New research finds that AI is improving the way the legal sector operates

The use of artificial intelligence (AI) assisted lawtech in law firms is changing the way that firms operate – but the traditional legal practice business model is likely to survive, a new report from the University of Oxford has concluded. The report, AI-assisted lawtech: its impact on law firms, was produced by an interdisciplinary team of researchers at the university. The researchers spent almost three years studying the impact of AI lawtech on law firm working practices, recruitment behaviours, training needs, and third-party collaborations.

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The report found that around half of solicitors surveyed were now using at least one type of AI-lawtech. The deployment of AI-lawtech is changing the ways that legal work is undertaken, with new roles being created to support the technology’s evaluation and rollout. More generally, the technology was found to substitute the role of legal fee earners for some tasks, but augmenting the role of those fee earners for other tasks. Lawyers who use AI-lawtech are also more likely to work in multidisciplinary teams with technology and other process specialists, compared with lawyers who do not use AI-lawtech.

Yet, despite the operational changes associated with the deployment of AI-lawtech, many law firms are not significantly changing their business models or hiring practices. Rather than using AI-lawtech to generate significant sources of new revenue, law firms were more likely to use the technology to improve their internal operational efficiencies. And, instead of recruiting a large number of lawtech professionals, law firms tended to work in partnership with third party providers, who develop AI-lawtech solutions on their behalf.

Looking forward, the report does not anticipate significant changes to the traditional law firm business model as a result of AI-lawtech usage but suggests changes to the skills mix of professionals within law firms. Historically, lawyers’ skill demands have focused strongly on software packages used by their employer and there is a noticeable trend towards a greater percentage of lawyers wanting to learn about data analytics, innovation techniques, project management, software coding, and related technology skills. Lawyers with these additional skills are increasingly described as “T-shaped lawyers” or “legal technologists”, due to their deep domain expertise in law coupled with a broader understanding of the technology that surrounds the delivery of legal services.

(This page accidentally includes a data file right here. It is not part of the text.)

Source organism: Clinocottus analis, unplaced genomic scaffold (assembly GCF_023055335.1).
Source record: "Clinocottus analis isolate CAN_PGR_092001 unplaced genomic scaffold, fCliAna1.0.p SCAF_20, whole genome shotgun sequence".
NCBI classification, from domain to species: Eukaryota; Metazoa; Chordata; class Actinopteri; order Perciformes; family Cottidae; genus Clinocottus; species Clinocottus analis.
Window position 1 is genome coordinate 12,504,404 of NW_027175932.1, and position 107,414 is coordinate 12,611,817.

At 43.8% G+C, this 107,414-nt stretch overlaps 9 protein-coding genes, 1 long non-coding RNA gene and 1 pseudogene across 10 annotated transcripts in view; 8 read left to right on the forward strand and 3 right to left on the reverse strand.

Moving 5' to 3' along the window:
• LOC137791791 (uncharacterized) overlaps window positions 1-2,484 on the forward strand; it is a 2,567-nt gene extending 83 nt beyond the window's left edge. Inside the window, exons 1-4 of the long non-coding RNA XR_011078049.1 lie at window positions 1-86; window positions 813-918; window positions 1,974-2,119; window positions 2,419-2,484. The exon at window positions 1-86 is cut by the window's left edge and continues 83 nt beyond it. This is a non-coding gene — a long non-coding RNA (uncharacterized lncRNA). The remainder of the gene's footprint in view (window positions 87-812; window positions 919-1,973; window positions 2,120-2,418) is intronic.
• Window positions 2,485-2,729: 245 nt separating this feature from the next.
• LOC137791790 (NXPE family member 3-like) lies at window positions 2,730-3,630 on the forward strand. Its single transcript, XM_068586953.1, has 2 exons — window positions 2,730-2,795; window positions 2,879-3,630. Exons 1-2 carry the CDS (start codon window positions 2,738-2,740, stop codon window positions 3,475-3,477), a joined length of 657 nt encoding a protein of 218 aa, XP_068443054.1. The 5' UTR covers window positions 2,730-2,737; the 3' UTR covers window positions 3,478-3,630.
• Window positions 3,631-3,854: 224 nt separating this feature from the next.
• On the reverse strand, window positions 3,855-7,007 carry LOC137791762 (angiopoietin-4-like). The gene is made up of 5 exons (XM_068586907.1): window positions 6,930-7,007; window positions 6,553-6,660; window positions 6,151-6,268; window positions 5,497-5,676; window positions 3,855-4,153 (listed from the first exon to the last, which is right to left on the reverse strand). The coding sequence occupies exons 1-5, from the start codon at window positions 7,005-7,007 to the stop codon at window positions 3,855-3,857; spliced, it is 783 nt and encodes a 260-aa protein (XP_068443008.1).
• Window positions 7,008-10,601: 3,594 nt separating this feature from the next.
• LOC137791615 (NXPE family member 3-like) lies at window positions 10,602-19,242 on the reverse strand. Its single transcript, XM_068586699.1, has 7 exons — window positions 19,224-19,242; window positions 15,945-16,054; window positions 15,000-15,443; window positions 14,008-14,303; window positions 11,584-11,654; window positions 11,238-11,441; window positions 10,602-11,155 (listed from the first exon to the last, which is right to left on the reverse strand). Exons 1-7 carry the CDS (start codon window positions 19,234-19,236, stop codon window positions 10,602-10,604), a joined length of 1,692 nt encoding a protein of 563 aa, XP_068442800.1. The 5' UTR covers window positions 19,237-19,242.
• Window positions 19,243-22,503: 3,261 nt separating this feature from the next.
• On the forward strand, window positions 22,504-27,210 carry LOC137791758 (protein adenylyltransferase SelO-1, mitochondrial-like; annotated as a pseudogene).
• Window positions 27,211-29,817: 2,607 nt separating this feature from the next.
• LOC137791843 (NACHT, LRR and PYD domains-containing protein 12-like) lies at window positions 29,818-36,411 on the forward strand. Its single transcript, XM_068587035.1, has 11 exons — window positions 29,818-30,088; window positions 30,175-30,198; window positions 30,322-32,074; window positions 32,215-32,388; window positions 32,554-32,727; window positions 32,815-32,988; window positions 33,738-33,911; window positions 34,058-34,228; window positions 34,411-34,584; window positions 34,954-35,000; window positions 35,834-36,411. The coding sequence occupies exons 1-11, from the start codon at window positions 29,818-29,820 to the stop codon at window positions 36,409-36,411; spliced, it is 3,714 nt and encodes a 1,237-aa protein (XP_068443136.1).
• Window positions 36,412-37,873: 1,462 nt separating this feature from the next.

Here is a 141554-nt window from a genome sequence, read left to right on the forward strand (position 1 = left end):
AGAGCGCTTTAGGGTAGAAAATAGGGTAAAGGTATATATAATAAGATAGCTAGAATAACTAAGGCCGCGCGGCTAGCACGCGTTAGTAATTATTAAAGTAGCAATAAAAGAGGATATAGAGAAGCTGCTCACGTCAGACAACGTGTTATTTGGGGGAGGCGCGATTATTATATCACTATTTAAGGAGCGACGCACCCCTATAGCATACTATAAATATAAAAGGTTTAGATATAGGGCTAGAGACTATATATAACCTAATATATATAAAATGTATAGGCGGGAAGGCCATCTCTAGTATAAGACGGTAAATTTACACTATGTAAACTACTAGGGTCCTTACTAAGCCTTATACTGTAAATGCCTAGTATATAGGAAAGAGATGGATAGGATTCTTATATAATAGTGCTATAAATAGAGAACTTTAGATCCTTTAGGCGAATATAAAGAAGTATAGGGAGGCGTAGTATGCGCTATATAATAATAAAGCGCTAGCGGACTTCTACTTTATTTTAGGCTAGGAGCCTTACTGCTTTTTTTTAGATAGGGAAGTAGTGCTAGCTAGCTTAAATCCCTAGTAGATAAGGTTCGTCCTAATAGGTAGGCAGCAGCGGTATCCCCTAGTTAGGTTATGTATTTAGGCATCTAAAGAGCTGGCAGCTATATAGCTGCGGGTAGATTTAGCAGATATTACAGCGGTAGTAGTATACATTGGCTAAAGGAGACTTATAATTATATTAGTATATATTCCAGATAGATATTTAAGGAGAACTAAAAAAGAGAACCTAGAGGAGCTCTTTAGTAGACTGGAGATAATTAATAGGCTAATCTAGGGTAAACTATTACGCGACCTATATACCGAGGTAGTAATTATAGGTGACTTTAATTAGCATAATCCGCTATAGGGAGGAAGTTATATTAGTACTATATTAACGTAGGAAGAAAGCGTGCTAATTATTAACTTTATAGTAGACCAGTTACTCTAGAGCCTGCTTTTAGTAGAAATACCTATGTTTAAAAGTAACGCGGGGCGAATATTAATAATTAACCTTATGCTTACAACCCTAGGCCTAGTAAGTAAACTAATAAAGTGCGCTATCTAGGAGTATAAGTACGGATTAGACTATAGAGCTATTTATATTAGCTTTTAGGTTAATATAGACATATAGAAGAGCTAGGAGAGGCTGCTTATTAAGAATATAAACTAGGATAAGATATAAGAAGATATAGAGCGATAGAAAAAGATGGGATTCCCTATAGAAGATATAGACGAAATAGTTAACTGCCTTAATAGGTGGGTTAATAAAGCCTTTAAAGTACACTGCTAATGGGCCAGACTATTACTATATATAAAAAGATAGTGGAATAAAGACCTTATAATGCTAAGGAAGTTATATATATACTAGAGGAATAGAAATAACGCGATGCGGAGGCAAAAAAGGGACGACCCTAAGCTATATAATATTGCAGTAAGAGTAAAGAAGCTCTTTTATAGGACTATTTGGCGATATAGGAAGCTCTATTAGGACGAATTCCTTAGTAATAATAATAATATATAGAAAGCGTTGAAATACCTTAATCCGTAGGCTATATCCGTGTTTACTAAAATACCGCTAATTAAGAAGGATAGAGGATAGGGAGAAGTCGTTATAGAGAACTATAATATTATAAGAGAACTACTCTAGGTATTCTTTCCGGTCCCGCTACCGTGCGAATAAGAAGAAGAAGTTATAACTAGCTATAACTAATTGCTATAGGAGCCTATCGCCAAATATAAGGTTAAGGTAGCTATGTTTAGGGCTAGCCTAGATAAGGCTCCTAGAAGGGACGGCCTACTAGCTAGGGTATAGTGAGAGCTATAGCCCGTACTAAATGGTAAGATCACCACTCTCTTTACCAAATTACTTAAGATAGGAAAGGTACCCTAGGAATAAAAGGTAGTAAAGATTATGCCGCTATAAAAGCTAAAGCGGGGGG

Commenting on the report’s findings, research project lead Professor John Armour says:

Our report paints a broadly positive picture of the impact of AI lawtech on the English and Welsh legal sector. True, we see little evidence that AI lawtech is significantly impacting on law firms’ traditional business models, which remain very much lawyer-led. But what we are seeing is lawyers’ use of the technology to work more efficiently, and more collaboratively with other specialists. Perhaps the most significant uncertainty that surrounds the development and usage of AI-assisted lawtech is the issue of when client data can, and cannot, be used to aid the solution’s development.

Professor Mari Sako, who co-led the research into the impact of AI-lawtech on law firm business models, adds:

We’re starting to see a clear division of expertise between lawyers who are involved in the development of AI lawtech as producers, and those who mainly use the technology as consumers. As more lawyers develop their technology-related skills, it will be interesting to see what impact these changes have on the wider legal profession. It is possible that, in future, lawyers with these skills will stop regarding themselves as being traditional lawyers, and instead regard themselves as being part of an emerging profession of legal technologists.

AI-assisted lawtech: its impact on law firms is available from the University of Oxford’s AI for English Law publications page.